Lisa sat with her question for a week without trying to decide. She realized that the question was not actually about whether she should marry this man or not, but about her deeper needs and history. Sitting with the question without answering it allowed her the space to realize that the question was really pointing her at her own inability to put herself forward in intimacy. In the course of sitting with the question, she came to realize that the man was not chasing her, but was rather offering his whole self to her in an act of extraordinary kindness and love, and that of course the answer was yes. And needless to say they are still married, I think she said eighteen years later.
So with this background Lisa led us over the course of several days through the process of sitting with questions, sitting with uncertainty, and allowing not-knowing to co-exist with our question. It is a difficult but extremely rewarding practice, and my own experiences on the retreat were consistent both with Lisa’s and with those I heard from other retreat attendees.
I did not choose a question, but quickly one emerged: “Why do I keep myself so busy?” The question wanted to reduce itself to “So busy?”, and then it wanted to change to “Too much?” I allowed the deeper wisdom of my body to guide my practice and so this change happened and I sat with “Too much?” on my mind. Over the first day or so answers occasionally popped up having to do with connections, friends and intimacy: I want to be liked; I want people to see value in me; I didn’t have close friends as a kid; I’m scared of moving into intimate relationships; I don’t know how to make friends; I’m scared of being hurt. Sometime during the second full day there was a shift and I recognized this as a pattern copied from my mother, who lived her life in sacrifice to others. And there were yet more answers to why: I was slowly coming to realize that this question was pointing at an enormously complex behavior with no single cause, no simple answer, so easy antidote.
Then towards the end of the retreat I was walking quietly outside (a large part of the formal practice is slow, meditative walking) when I looked up and the beautiful setting of the retreat center, the woods, the bright blue sky hit me, and the question turned around. “Why” shifted from looking at the cause to looking at the consequences of this behavior. There is so much – “too much”! – and I was missing it by staying so busy. And gradually that ground also shifted. I realized that “too much” is all there is, and that it can be overwhelming. My question was a deeper question of balance: the need to stay engaged in the world in action – particularly compassionate action – held against on the one hand the need for my own personal life and on the other my spiritual or wisdom practice; the balance between wisdom and compassion, between action and peace; between living a useful life against celebrating the wonder of life. “Too much” is actually a question not to be answered, but to be held in mind as I continually look at the urgency of living my life right, of constantly slipping out of balance and adjusting, of making mistakes and correcting. It is a question not to be answered but to be lived.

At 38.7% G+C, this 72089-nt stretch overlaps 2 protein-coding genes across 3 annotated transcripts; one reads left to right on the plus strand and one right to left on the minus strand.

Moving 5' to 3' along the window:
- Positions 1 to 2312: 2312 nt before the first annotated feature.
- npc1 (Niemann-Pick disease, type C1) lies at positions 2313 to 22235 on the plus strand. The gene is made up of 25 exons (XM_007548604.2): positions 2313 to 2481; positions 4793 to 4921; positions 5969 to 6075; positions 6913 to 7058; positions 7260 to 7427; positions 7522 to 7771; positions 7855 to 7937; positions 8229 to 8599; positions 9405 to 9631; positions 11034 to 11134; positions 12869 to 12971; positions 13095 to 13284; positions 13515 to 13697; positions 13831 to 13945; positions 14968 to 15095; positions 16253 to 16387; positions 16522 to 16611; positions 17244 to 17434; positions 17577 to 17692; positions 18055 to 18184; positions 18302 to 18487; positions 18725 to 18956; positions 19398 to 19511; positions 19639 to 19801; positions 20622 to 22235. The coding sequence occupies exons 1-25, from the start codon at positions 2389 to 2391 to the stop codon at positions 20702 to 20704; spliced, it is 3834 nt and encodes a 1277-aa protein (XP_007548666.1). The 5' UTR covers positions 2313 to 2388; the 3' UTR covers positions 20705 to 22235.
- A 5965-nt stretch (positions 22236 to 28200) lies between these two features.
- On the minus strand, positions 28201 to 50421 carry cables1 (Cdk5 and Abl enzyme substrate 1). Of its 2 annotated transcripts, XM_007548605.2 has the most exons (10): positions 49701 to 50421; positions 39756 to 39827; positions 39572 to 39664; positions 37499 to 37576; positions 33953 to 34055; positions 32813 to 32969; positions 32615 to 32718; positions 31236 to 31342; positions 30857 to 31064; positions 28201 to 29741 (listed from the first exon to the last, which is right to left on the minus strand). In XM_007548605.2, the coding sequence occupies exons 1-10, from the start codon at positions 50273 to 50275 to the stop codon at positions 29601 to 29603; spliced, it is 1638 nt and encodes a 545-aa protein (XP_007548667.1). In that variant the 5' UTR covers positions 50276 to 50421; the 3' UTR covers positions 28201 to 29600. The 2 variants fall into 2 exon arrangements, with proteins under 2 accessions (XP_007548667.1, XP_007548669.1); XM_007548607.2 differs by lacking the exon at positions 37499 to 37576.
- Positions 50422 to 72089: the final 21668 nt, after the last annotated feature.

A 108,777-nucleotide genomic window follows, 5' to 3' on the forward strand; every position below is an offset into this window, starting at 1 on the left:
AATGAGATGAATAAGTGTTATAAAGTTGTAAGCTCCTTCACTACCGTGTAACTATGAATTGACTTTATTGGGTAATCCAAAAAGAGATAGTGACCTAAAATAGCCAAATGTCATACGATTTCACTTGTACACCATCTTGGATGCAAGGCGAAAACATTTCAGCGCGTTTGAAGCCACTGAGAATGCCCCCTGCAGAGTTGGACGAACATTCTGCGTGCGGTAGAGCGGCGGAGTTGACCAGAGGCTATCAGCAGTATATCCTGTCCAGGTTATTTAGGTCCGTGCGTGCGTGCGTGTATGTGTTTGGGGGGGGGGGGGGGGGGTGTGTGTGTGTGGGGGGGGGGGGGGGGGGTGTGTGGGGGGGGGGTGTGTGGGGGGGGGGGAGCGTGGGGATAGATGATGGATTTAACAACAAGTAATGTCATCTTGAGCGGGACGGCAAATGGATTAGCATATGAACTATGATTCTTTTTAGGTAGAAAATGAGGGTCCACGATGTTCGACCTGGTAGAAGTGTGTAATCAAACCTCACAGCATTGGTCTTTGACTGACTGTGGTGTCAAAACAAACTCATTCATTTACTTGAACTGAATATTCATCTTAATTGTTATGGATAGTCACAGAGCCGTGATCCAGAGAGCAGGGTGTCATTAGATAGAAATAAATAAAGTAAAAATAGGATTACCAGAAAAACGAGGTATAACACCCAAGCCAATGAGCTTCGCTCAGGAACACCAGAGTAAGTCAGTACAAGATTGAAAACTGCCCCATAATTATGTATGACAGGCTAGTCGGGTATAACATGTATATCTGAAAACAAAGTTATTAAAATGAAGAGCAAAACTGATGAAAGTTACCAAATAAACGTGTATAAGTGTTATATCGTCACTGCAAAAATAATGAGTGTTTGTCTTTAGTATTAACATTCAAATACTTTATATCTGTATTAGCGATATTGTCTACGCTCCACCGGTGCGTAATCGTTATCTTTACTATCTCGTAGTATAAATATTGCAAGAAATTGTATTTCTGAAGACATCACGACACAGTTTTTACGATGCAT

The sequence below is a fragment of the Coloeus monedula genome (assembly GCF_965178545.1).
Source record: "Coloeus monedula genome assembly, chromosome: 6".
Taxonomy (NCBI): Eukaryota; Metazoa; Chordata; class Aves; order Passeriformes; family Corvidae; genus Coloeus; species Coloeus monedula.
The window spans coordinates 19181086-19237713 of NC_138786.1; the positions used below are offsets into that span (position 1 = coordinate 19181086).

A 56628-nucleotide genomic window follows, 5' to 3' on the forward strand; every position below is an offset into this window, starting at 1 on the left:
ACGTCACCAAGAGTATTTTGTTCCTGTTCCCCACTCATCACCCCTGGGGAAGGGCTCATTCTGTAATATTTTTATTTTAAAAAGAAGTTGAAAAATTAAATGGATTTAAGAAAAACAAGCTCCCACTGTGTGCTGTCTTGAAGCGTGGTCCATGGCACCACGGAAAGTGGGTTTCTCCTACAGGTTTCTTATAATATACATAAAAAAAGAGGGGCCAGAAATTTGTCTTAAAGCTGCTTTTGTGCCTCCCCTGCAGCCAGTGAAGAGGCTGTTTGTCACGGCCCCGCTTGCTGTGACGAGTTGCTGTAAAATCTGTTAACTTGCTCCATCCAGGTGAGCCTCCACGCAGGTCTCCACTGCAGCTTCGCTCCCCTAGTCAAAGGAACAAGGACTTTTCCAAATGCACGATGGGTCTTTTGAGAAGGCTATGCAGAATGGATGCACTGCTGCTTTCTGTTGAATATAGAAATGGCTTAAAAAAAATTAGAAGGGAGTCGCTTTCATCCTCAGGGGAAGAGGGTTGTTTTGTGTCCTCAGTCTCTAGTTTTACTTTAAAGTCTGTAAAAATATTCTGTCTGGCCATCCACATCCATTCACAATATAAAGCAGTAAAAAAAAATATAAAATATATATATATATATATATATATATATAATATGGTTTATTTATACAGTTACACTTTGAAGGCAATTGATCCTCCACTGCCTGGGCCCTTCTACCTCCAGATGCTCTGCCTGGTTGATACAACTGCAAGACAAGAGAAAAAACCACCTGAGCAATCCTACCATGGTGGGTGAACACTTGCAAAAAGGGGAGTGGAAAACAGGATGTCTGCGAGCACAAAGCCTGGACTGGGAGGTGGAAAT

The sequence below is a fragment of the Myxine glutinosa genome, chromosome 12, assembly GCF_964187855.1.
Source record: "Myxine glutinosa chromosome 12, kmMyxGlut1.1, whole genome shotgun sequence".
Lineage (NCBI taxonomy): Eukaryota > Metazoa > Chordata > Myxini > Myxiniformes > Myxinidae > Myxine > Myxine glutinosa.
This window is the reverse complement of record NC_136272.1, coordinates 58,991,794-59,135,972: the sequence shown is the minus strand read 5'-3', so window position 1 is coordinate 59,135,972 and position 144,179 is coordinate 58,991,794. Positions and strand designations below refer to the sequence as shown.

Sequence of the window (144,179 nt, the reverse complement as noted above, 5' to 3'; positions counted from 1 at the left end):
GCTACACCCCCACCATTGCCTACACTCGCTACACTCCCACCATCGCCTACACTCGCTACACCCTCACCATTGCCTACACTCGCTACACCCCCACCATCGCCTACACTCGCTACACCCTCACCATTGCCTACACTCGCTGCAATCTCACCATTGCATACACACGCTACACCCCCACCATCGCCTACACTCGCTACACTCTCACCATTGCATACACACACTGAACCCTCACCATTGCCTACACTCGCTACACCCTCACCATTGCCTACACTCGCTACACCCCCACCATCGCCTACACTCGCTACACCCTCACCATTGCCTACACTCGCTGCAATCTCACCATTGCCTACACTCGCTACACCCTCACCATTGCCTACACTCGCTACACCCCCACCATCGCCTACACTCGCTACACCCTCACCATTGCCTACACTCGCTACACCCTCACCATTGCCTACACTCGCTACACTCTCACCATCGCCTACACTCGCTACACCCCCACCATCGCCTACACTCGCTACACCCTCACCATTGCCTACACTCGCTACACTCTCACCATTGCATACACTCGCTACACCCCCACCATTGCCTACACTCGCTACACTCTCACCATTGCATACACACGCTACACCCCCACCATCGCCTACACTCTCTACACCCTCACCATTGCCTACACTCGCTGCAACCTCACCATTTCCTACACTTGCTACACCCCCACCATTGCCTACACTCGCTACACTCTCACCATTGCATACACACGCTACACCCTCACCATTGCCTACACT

During the retreat Lisa occasionally interrupted the silence with a reading, and this one from Pema Chodren seems to me to capture the spirit of the practice:
We think the point is to pass the test or overcome the problem, but the truth is things don’t really get solved. They come together and they fall apart. Then they come together and fall apart again. It’s all just like that. The healing comes from letting there be room for all of this to happen: room for grief, for relief, for misery, for joy.
Thank you Lisa for introducing us to this wonderful practice, for your beautiful teaching, and for being such a remarkable person!
The retreat was offered by Red Clay Sangha at a retreat center in north Georgia. Red Clay is a non-denominational Buddhist group whose particular gift is to offer retreats and Buddhist teachings and practices at extremely affordable levels – free wherever possible.